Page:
• Maintenance: Quality ease of use for your CMS will help you maintain it without a developer. However, that may impact your CMS ability to be customizable. If you do have a developer dedicated to your website, it's important that you choose a platform that they are experienced in or are comfortable learning to make necessary fixes to your website.
  • Security: No company is immune to hackers, it's important to make sure your CMS has security systems in place that are compliant with all information safeguards. Less popular and niche CMS platforms can be more secure with hackers more likely CMS platforms running more sites on the web.

Content Drives Conversations

A CMS application built into your website ensures that updates, additions and changes can easily be made by an internal content manager, rather than having to submit every web update to an external web designer/developer (which, in most cases, results in a website that stagnates with no updates applied for months, or even years).
It makes the most sense to have one individual be deemed as your company’s “” in order to ensure consistency of messaging and content style when something is changed and/or updated on your website. And these updates should happen on a consistent, ongoing basis. After all, nowadays, your company’s website is (and should be) the “hub” for your overall branding and marketing efforts.
Everyone on your team should be encouraged to contribute to updates, blogs, and other information that will provide valuable information through your website, to those who you want to target.
A CMS also allows you to incorporate a short contact form on your website, to obtain key information about people visiting your website. Don’t overload the form with too many questions (people are suspicious of giving too much information online to a company they are not familiar with or have not established a working relationship with yet). When a simple form that asks for name, email address, and a field to provide specific request details is filled out and sent, a prompt personalized follow-up email addressing/answering the specific details that were submitted. Voila—a bona fide “hot lead” to be acted on.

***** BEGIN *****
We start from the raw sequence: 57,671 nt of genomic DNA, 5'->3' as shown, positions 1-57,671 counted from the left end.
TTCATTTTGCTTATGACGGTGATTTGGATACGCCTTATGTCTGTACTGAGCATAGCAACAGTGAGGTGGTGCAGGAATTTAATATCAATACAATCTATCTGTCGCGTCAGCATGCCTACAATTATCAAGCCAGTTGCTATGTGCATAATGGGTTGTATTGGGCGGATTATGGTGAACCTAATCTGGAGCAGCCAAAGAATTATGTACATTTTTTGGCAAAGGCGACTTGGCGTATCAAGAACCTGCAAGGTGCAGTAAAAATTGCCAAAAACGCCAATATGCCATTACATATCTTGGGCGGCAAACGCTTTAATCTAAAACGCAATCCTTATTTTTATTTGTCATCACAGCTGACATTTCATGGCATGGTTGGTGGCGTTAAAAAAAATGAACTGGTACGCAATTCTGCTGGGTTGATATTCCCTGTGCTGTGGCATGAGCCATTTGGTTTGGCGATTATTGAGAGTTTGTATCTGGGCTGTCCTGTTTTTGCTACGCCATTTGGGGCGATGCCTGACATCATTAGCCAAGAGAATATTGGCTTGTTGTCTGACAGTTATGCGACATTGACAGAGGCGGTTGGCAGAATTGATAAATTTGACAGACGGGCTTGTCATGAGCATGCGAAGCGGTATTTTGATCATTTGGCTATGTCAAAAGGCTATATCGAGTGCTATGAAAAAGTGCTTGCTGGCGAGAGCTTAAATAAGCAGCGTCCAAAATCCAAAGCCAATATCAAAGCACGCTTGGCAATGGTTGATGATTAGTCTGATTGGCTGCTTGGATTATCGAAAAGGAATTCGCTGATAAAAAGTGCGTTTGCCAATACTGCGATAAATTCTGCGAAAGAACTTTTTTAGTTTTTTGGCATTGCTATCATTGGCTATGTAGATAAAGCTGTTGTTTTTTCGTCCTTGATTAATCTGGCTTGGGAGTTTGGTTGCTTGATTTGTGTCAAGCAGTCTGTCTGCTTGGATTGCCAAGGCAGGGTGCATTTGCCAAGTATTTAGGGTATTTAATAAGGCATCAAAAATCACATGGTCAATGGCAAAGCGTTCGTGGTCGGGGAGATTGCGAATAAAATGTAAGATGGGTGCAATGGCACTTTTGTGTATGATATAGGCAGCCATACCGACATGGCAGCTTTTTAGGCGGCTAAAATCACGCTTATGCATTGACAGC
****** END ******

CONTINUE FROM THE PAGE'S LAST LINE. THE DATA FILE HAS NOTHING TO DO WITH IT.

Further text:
How to use CRM and CMS for Your Business

A CMS on your website helps attract leads. A CRM manages those leads. Together, these valuable tools increase business, establish your company as a reputable source, and puts you at the top of your customer’s minds when they are looking for something that your company can provide.
Leads obtained from the contact form on your website are transferred from the CMS to the CRM. You then can review that lead, and use the data from your CRM to analyze and determine if that lead is a good fit, and how best to take the next step and reach out to them.

Trust the Marketing Experts at Watermark

Now that you understand the difference between CRM and CMS systems, it’s time to optimize each platform for your company’s specific needs. At Watermark, we follow best practices to create customized sites using the CMS system that best suits your needs, and help manage your CRM system to ensure that you’re getting the most benefit from your leads. Consider a free consultation to have our team walk you through each platform solution for your business.
Schedule a Free Consultation